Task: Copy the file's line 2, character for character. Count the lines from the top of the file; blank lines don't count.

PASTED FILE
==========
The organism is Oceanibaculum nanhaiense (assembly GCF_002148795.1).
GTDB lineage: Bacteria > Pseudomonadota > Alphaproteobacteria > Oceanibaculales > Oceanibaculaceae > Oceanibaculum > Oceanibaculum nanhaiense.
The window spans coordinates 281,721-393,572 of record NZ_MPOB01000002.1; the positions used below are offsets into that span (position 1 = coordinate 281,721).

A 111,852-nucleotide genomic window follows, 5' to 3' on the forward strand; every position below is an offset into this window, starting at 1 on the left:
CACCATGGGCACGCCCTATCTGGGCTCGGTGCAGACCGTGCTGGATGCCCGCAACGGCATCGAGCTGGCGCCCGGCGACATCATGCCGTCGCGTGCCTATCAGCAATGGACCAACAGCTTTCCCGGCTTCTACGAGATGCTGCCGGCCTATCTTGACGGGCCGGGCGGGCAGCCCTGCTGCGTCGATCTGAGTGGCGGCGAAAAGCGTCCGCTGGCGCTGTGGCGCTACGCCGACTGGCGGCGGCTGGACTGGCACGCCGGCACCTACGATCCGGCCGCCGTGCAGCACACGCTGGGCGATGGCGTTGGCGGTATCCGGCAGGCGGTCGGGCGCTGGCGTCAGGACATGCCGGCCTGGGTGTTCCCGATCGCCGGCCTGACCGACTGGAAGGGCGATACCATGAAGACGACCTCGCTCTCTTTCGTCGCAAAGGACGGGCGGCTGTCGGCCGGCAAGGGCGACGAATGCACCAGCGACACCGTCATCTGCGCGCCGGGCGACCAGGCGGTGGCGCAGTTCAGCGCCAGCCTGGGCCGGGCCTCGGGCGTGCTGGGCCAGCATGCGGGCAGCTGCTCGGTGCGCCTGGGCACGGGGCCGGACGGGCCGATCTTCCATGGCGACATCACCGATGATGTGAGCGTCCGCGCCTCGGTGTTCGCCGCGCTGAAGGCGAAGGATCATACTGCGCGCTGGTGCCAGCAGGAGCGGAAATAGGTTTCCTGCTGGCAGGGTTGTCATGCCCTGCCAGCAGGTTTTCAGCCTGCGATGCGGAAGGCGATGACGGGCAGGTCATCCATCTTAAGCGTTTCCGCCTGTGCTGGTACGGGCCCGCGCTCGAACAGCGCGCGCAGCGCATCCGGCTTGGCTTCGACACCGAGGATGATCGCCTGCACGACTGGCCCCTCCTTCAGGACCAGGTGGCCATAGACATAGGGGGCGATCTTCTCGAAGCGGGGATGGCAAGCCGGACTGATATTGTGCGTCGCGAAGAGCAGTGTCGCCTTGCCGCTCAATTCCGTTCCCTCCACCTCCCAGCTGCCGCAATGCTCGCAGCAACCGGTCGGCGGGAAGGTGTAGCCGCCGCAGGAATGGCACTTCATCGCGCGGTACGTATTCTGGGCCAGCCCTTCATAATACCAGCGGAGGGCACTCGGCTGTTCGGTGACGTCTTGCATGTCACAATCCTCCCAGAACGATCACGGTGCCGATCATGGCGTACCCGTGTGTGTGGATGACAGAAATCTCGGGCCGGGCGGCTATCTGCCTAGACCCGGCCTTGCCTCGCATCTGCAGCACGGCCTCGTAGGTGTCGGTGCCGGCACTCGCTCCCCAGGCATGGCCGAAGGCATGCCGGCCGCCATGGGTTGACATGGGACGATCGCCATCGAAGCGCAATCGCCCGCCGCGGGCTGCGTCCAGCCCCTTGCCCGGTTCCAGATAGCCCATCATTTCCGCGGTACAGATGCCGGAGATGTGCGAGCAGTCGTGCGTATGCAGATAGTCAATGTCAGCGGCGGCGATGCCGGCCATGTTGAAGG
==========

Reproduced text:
GTDB lineage: Bacteria > Pseudomonadota > Alphaproteobacteria > Oceanibaculales > Oceanibaculaceae > Oceanibaculum > Oceanibaculum nanhaiense.